Downtown Washington, D.C. is lined with the newest trend in academia: satellite campuses — and Georgetown University seems to be embracing it.
Study abroad has been a part of the college experiences of many students for years, but learning in the District has long been desirable due to the city’s position as the center of U.S. politics. The expansion of various universities’ programming has increased student access to these opportunities.
For example, Santa Clara University’s “Washington Semester” allows students to take on political internships while engaging in a D.C.-based collegiate program. This form of experiential learning is an incredible way for students to immerse themselves in the real-world opportunities that exist after their undergraduate education.
Georgetown, which is less than three miles from Capitol Hill, is at the forefront of these expansions into downtown D.C. The university should continue to invest in its satellite campus by expanding current programs and by adding a more diverse set of classes to increase accessibility to the District’s benefits.
In fall 2019, Georgetown opened its Capitol Applied Learning Labs (CALL) program, which offers undergraduate students an opportunity to spend a semester downtown. Living in the heart of the capital, students select from a wide array of classes, some of which center around immigration in the District and U.S. political campaigns.
The CALL aims to make internship and extracurricular opportunities, such as visiting embassies or working for political consulting groups, more accessible to Georgetown students.
Students living at the CALL are housed in an 11-story residential hall with over 450 beds. This living space is one of the many investments Georgetown has made in its downtown campus network, which includes the purchase of a building near the Law Center for $70 million in 2019.
The decision to acquire more campus space could be pivotal for the future of Georgetown’s academic offerings.
This year, taking notice of the satellite campus trend, Georgetown has widened its undergraduate program downtown.
Students, beginning in this inaugural year, will take two years of classes on the Hilltop and then spend their final two years at Georgetown’s downtown campus, earning an undergraduate degree from the McCourt School of Public Policy. Undergraduate degree programs like this one are distinct from the semester-long programs at the CALL because they offer a wider range of academic programming. For example, Georgetown recently approved an undergraduate degree in environmental science with the Earth Commons, which will begin downtown this spring.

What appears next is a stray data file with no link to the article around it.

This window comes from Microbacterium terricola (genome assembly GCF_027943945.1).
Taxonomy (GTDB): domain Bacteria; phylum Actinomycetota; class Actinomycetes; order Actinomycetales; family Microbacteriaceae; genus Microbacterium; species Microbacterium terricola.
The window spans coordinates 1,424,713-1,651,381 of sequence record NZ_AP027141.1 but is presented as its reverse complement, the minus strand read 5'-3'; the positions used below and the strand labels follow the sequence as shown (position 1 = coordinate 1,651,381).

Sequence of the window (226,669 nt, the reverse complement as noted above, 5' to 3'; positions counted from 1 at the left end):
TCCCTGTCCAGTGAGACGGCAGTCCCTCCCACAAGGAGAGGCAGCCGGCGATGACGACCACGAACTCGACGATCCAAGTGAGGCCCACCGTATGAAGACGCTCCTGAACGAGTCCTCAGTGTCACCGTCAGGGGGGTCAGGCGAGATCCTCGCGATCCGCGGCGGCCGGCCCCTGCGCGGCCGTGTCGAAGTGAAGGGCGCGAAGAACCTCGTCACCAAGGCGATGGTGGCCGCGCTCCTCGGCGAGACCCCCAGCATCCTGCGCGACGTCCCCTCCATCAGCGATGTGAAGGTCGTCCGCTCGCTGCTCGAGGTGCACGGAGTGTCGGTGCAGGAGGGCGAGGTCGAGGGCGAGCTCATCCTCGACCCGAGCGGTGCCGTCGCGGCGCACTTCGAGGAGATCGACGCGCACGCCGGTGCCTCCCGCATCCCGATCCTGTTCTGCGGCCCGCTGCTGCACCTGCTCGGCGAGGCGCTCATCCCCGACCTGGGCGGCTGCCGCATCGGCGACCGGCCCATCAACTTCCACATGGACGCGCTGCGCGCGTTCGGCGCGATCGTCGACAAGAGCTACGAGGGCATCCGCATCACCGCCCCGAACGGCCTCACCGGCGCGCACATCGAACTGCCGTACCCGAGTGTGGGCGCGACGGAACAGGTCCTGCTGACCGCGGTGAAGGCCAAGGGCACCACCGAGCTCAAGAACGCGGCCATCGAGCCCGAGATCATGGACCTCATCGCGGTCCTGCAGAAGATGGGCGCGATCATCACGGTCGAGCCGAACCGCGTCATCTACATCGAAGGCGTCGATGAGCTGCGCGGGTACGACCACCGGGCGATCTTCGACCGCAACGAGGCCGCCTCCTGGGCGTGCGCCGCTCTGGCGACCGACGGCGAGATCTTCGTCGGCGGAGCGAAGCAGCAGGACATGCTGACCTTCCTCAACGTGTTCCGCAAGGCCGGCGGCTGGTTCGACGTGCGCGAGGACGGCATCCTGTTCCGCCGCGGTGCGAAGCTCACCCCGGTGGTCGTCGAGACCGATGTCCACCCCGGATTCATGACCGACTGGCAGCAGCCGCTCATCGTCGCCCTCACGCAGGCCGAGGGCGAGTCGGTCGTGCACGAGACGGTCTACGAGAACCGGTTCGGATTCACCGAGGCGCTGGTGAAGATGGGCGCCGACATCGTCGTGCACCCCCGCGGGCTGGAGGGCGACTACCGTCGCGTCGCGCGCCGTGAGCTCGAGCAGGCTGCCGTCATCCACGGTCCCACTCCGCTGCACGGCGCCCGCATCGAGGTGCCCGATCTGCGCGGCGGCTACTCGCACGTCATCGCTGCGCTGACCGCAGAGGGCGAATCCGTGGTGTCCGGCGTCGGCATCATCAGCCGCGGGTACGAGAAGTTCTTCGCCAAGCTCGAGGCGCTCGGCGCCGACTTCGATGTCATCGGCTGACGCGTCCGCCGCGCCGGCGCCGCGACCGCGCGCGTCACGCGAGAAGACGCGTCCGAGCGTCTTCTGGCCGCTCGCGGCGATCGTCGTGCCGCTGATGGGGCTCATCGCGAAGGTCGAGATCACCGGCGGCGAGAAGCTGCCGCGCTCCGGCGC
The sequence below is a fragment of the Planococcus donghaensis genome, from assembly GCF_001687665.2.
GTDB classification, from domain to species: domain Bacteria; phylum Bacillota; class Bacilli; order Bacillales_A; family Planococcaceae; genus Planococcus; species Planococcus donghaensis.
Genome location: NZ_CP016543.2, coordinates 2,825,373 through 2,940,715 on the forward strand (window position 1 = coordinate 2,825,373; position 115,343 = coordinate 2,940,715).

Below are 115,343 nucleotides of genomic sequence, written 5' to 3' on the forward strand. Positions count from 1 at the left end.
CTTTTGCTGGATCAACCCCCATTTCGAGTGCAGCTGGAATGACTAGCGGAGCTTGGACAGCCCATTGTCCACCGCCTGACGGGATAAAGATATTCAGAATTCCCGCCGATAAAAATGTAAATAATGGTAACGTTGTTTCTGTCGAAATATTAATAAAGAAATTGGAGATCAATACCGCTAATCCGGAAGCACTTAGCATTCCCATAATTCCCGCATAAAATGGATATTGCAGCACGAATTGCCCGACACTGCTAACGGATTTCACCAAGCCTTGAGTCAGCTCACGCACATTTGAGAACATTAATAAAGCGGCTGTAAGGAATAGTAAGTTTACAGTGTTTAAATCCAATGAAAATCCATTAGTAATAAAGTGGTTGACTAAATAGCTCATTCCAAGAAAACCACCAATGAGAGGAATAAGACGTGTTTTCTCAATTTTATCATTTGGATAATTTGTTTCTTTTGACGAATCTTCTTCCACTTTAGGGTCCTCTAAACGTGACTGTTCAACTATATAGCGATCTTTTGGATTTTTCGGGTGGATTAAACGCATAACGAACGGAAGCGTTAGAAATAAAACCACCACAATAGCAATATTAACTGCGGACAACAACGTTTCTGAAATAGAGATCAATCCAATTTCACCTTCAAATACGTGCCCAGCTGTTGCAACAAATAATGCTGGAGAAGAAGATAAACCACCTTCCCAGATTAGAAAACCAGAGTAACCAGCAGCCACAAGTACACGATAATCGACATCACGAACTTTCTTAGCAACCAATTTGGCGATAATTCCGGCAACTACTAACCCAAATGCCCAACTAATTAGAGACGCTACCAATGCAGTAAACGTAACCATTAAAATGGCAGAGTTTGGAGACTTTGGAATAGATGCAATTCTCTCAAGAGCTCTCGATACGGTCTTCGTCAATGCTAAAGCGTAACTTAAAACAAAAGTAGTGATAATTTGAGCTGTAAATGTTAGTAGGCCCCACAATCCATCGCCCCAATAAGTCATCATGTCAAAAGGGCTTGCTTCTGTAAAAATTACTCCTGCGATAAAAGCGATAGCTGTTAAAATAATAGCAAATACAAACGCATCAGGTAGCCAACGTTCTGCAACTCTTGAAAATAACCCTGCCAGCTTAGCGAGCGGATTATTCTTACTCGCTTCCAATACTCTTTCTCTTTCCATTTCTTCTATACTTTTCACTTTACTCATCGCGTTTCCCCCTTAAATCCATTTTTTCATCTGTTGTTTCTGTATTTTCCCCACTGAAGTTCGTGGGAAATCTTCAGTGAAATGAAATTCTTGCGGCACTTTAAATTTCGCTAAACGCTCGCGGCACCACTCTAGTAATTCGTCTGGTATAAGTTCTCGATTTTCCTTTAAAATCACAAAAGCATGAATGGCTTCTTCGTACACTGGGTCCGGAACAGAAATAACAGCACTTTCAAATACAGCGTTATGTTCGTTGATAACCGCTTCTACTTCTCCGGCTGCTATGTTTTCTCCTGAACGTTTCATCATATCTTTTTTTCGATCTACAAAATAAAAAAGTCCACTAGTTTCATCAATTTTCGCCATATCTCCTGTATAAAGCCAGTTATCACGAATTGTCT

These expansions represent a strategic investment by the university and a great opportunity for Georgetown to take advantage of its unique access to the nation’s capital through state-of-the-art facilities and a preestablished downtown campus.
Although Georgetown’s ambitious efforts to expand further into the District seem alluring, they come with a huge price tag. This project is currently one of the university’s main investment initiatives.
However, the money spent is most definitely justified because it helps to make D.C. opportunities more accessible for students.
Importantly, the downtown expansion would also benefit students living on main campus. They would have the opportunity to take a single experiential learning class or to live downtown for an internship as part of the CALL programming.
Furthermore, with the notoriously poor access to public transportation in the Georgetown neighborhood, the CALL’s location provides a key benefit for downtown accessibility. Living at the Capitol Campus would allow students to better balance career opportunities with their course load, as they would be excused from the logistical constraints of a commute.
For a school that boasts D.C. as one of its greatest assets, the expansion of specific degree programs at the CALL creates an avenue for undergraduates to fully immerse themselves in the opportunities present in the District. Investments in the downtown campus, including spending directed toward the expansion of residential spaces and academic buildings, could further appeal to students, while providing effective marketing for the university.
Anvitha Reddy is a sophomore in the College of Arts & Sciences. This is the second installment of her column, Money Talks.